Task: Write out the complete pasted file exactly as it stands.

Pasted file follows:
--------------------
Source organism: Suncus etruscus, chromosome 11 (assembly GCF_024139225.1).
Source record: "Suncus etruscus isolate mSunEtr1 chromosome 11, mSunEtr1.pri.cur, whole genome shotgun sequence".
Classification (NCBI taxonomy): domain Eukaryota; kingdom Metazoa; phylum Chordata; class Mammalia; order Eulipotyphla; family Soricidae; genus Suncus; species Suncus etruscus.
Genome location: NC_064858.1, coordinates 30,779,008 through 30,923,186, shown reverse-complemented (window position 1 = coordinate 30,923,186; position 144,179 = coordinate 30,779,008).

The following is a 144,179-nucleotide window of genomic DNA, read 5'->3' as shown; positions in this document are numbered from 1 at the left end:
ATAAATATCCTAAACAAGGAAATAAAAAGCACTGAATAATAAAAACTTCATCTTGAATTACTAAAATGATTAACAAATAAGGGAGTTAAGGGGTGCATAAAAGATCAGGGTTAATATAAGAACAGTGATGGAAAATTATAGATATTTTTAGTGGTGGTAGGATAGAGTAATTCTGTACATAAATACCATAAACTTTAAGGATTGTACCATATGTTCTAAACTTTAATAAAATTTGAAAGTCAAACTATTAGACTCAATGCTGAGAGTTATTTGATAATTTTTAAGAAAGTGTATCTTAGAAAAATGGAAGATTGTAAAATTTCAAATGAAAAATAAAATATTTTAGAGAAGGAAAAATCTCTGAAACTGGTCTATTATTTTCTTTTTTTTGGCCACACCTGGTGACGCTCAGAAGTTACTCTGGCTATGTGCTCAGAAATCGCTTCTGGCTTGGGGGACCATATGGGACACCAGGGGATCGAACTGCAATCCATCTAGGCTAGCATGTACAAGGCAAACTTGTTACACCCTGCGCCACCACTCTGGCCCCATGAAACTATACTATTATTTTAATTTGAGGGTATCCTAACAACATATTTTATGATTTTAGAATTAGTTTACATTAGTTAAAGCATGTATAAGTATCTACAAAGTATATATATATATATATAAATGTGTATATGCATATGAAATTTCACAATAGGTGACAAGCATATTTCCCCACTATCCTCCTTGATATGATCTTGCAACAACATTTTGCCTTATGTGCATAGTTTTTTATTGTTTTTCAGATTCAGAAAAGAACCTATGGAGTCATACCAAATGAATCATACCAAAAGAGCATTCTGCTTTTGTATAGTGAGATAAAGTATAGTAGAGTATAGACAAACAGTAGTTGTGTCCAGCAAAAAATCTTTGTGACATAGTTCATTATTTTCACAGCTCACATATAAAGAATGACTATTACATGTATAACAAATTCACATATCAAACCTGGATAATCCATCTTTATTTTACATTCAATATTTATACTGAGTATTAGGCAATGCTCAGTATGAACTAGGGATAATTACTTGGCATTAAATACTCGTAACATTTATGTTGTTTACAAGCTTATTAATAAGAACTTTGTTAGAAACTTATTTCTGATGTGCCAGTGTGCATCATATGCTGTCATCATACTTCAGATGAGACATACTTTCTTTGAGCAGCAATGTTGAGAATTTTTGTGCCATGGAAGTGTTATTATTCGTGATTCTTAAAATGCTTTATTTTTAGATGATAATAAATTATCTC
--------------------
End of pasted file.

Source organism: Suncus etruscus, chromosome 11 (assembly GCF_024139225.1).
Source record: "Suncus etruscus isolate mSunEtr1 chromosome 11, mSunEtr1.pri.cur, whole genome shotgun sequence".
Classification (NCBI taxonomy): domain Eukaryota; kingdom Metazoa; phylum Chordata; class Mammalia; order Eulipotyphla; family Soricidae; genus Suncus; species Suncus etruscus.
Genome location: NC_064858.1, coordinates 30,779,008 through 30,923,186, shown reverse-complemented (window position 1 = coordinate 30,923,186; position 144,179 = coordinate 30,779,008).

The following is a 144,179-nucleotide window of genomic DNA, read 5'->3' as shown; positions in this document are numbered from 1 at the left end:
ATAAATATCCTAAACAAGGAAATAAAAAGCACTGAATAATAAAAACTTCATCTTGAATTACTAAAATGATTAACAAATAAGGGAGTTAAGGGGTGCATAAAAGATCAGGGTTAATATAAGAACAGTGATGGAAAATTATAGATATTTTTAGTGGTGGTAGGATAGAGTAATTCTGTACATAAATACCATAAACTTTAAGGATTGTACCATATGTTCTAAACTTTAATAAAATTTGAAAGTCAAACTATTAGACTCAATGCTGAGAGTTATTTGATAATTTTTAAGAAAGTGTATCTTAGAAAAATGGAAGATTGTAAAATTTCAAATGAAAAATAAAATATTTTAGAGAAGGAAAAATCTCTGAAACTGGTCTATTATTTTCTTTTTTTTGGCCACACCTGGTGACGCTCAGAAGTTACTCTGGCTATGTGCTCAGAAATCGCTTCTGGCTTGGGGGACCATATGGGACACCAGGGGATCGAACTGCAATCCATCTAGGCTAGCATGTACAAGGCAAACTTGTTACACCCTGCGCCACCACTCTGGCCCCATGAAACTATACTATTATTTTAATTTGAGGGTATCCTAACAACATATTTTATGATTTTAGAATTAGTTTACATTAGTTAAAGCATGTATAAGTATCTACAAAGTATATATATATATATATAAATGTGTATATGCATATGAAATTTCACAATAGGTGACAAGCATATTTCCCCACTATCCTCCTTGATATGATCTTGCAACAACATTTTGCCTTATGTGCATAGTTTTTTATTGTTTTTCAGATTCAGAAAAGAACCTATGGAGTCATACCAAATGAATCATACCAAAAGAGCATTCTGCTTTTGTATAGTGAGATAAAGTATAGTAGAGTATAGACAAACAGTAGTTGTGTCCAGCAAAAAATCTTTGTGACATAGTTCATTATTTTCACAGCTCACATATAAAGAATGACTATTACATGTATAACAAATTCACATATCAAACCTGGATAATCCATCTTTATTTTACATTCAATATTTATACTGAGTATTAGGCAATGCTCAGTATGAACTAGGGATAATTACTTGGCATTAAATACTCGTAACATTTATGTTGTTTACAAGCTTATTAATAAGAACTTTGTTAGAAACTTATTTCTGATGTGCCAGTGTGCATCATATGCTGTCATCATACTTCAGATGAGACATACTTTCTTTGAGCAGCAATGTTGAGAATTTTTGTGCCATGGAAGTGTTATTATTCGTGATTCTTAAAATGCTTTATTTTTAGATGATAATAAATTATCTC